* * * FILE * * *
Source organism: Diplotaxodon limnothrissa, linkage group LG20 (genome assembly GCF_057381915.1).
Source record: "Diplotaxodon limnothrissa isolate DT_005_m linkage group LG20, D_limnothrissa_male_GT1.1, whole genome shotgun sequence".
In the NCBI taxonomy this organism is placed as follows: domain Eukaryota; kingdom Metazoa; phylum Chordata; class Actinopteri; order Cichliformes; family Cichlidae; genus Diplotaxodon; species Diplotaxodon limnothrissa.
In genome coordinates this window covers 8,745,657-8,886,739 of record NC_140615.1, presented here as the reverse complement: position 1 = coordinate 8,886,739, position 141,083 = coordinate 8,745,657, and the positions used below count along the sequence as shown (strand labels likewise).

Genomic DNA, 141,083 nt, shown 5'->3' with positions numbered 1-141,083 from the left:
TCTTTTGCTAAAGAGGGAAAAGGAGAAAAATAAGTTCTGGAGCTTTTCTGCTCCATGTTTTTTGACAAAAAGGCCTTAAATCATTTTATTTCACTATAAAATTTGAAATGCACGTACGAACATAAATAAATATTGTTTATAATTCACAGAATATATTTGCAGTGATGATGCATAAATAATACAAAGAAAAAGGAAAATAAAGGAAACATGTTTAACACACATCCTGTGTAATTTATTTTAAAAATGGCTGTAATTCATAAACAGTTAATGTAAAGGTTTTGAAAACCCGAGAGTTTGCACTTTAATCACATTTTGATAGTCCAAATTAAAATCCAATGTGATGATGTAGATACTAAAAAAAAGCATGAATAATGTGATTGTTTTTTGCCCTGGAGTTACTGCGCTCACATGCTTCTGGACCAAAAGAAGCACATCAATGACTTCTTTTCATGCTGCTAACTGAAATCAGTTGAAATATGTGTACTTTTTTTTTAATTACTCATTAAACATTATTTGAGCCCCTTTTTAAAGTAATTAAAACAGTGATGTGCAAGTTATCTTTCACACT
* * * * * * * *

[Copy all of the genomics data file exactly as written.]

Source organism: Diplotaxodon limnothrissa, linkage group LG20 (genome assembly GCF_057381915.1).
Source record: "Diplotaxodon limnothrissa isolate DT_005_m linkage group LG20, D_limnothrissa_male_GT1.1, whole genome shotgun sequence".
In the NCBI taxonomy this organism is placed as follows: domain Eukaryota; kingdom Metazoa; phylum Chordata; class Actinopteri; order Cichliformes; family Cichlidae; genus Diplotaxodon; species Diplotaxodon limnothrissa.
In genome coordinates this window covers 8,745,657-8,886,739 of record NC_140615.1, presented here as the reverse complement: position 1 = coordinate 8,886,739, position 141,083 = coordinate 8,745,657, and the positions used below count along the sequence as shown (strand labels likewise).

Genomic DNA, 141,083 nt, shown 5'->3' with positions numbered 1-141,083 from the left:
TCTTTTGCTAAAGAGGGAAAAGGAGAAAAATAAGTTCTGGAGCTTTTCTGCTCCATGTTTTTTGACAAAAAGGCCTTAAATCATTTTATTTCACTATAAAATTTGAAATGCACGTACGAACATAAATAAATATTGTTTATAATTCACAGAATATATTTGCAGTGATGATGCATAAATAATACAAAGAAAAAGGAAAATAAAGGAAACATGTTTAACACACATCCTGTGTAATTTATTTTAAAAATGGCTGTAATTCATAAACAGTTAATGTAAAGGTTTTGAAAACCCGAGAGTTTGCACTTTAATCACATTTTGATAGTCCAAATTAAAATCCAATGTGATGATGTAGATACTAAAAAAAAGCATGAATAATGTGATTGTTTTTTGCCCTGGAGTTACTGCGCTCACATGCTTCTGGACCAAAAGAAGCACATCAATGACTTCTTTTCATGCTGCTAACTGAAATCAGTTGAAATATGTGTACTTTTTTTTTAATTACTCATTAAACATTATTTGAGCCCCTTTTTAAAGTAATTAAAACAGTGATGTGCAAGTTATCTTTCACACT